A notion was prevalent among the people of Lewis, and of the Highlands and Islands generally, that it was imprudent to wish or rather to express a wish for anything at any time of the night without simultaneously invoking the protection of the Deity.
This If the invocation were forgotten or neglected they believed that their wish would be granted in some terrible manner.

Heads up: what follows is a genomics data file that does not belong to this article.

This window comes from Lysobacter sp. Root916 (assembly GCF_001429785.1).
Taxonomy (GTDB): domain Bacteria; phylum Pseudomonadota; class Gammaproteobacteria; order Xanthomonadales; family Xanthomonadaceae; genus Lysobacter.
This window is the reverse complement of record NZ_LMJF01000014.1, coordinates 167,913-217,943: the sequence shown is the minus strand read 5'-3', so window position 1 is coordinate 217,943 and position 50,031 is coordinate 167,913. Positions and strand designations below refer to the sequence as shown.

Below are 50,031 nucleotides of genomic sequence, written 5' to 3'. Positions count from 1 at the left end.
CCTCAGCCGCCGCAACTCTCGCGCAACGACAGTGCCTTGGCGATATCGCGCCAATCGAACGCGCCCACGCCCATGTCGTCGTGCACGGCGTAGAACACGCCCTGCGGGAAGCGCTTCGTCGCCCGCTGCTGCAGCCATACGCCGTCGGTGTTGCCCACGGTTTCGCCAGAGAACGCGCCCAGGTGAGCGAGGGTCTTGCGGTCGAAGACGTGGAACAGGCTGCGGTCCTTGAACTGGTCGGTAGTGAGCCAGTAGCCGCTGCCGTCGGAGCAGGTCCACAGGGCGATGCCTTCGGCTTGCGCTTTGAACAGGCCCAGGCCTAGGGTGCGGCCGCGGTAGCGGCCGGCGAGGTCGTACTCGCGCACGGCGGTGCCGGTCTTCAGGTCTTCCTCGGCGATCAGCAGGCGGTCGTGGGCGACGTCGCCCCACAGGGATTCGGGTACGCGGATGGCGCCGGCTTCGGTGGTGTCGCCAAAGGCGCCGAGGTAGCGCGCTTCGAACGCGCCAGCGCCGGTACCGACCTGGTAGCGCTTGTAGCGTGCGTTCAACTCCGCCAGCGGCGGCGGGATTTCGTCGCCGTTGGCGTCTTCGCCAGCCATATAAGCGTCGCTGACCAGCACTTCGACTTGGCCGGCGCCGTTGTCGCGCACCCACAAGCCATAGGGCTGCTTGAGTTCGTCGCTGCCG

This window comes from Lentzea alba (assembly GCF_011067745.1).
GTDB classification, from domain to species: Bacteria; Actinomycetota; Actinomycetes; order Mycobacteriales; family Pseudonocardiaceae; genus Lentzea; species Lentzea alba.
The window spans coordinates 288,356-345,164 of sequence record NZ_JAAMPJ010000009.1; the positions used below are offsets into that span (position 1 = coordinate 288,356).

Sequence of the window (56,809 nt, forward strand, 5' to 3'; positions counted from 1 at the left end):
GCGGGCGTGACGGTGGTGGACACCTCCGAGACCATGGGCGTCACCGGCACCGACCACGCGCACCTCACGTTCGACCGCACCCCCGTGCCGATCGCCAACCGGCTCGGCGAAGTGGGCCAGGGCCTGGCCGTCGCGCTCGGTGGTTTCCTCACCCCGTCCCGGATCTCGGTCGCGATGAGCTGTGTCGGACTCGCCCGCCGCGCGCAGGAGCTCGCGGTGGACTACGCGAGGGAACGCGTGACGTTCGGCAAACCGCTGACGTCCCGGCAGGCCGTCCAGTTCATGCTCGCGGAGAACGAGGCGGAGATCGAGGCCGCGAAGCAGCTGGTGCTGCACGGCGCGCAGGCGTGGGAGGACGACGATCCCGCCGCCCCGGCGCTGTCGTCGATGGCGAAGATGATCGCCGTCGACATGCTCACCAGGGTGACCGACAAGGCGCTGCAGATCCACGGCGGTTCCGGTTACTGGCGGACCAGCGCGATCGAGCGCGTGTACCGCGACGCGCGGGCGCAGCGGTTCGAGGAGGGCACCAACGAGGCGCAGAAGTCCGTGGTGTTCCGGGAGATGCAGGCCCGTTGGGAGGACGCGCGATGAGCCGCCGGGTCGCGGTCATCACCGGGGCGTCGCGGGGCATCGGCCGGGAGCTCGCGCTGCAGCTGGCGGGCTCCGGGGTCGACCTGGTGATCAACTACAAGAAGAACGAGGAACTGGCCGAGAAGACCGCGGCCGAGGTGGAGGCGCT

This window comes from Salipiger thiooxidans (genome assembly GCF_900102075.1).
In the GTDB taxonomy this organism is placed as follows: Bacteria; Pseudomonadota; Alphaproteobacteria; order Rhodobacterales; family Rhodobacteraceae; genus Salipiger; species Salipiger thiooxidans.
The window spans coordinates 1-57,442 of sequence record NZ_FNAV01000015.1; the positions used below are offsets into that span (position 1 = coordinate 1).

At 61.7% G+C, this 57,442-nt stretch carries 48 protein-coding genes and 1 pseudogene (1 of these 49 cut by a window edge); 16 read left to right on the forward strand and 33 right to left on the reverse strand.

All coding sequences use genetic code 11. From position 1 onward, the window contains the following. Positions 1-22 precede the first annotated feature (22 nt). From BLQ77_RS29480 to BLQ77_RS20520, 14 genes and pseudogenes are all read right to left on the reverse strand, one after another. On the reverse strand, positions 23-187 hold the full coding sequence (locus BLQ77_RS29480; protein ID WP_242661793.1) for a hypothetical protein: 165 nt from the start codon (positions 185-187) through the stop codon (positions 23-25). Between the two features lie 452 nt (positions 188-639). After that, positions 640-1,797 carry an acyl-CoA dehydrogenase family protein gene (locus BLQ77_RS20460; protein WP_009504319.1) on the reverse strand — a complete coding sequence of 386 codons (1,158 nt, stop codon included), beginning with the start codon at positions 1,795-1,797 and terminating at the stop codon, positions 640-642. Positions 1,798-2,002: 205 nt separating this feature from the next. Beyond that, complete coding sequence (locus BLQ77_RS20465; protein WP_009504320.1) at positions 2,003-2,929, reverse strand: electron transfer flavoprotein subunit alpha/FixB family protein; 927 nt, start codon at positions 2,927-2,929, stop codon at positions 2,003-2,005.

Probably this superstitious belief originated in the following and kindred stories. Three men were hunting in the hills of Kintail. Having had but little success, and being reluctant to return home empty-handed, they agreed to pass the night in one of the shielings or huts, of which there were many on the moors. (‘ Shielings,’ says my informant, ‘much larger than those to be met with in Lewis.’) Having lit a fire in the shieling they cooked some venison, of which they made a repast. After their meal they pulled some dry grass and moss and spread it on the floor to serve as a bed. Two of them sat on one side of the fire and the third at the other side began playing the trump (Jew’s-harp). One of the two began to talk of their unsuccessful day’s toil, but added that they would not grumble at their ill success were they now with their sweethearts. His comrade agreed with him heartily, and at the same time expressed a wish that their three sweethearts should be with them in the shieling. Immediately three tall, handsome young women made their appearance, two of whom crossed over to the two men, the third remained with the musician. The fire was ‘dimly burning,’ and the man could not see how things were going with his comrades and their two strange visitors, but he noticed to his consternation a stream of blood flowing towards the fire from the place where they were, and looking at the same time at the woman who sat by him he observed that her feet were not like human feet but like the hoofs of a deer. His fears were terribly aroused, and he wished heartily to make his escape. He made an excuse to the woman that he must go out for some water to drink, but she offered to go herself. He declined and rose to go out. He no sooner made a movement to the door than the woman got up, and endeavoured to lay hold of him before he reached the door, but he escaped and ran with all possible speed towards the nearest human dwelling. The woman pursued him with a speed equal to his own. At length he reached a glen which was inhabited, and there the woman gave up the chase, and exclaimed several times: ‘Dhith sibhs’ ur cuthaich fein ach dh’fhag mo chuthaich fein mise.’ (You ate your own victims (?), but my victim (?) escaped from me.) On the day following the people of the glen went to the shieling, where they found the mangled remains of the two men, their throats cut, their chests laid open, and their hearts torn away. I asked my informant who these women were. He wondered at my ignorance, and replied that they were ‘Baobhan Sith’ (Fairy Furies). He often related similar stories. Anon ‘Fairy Tales’, The Celtic Review 5 (1908), 155-171 at 163-164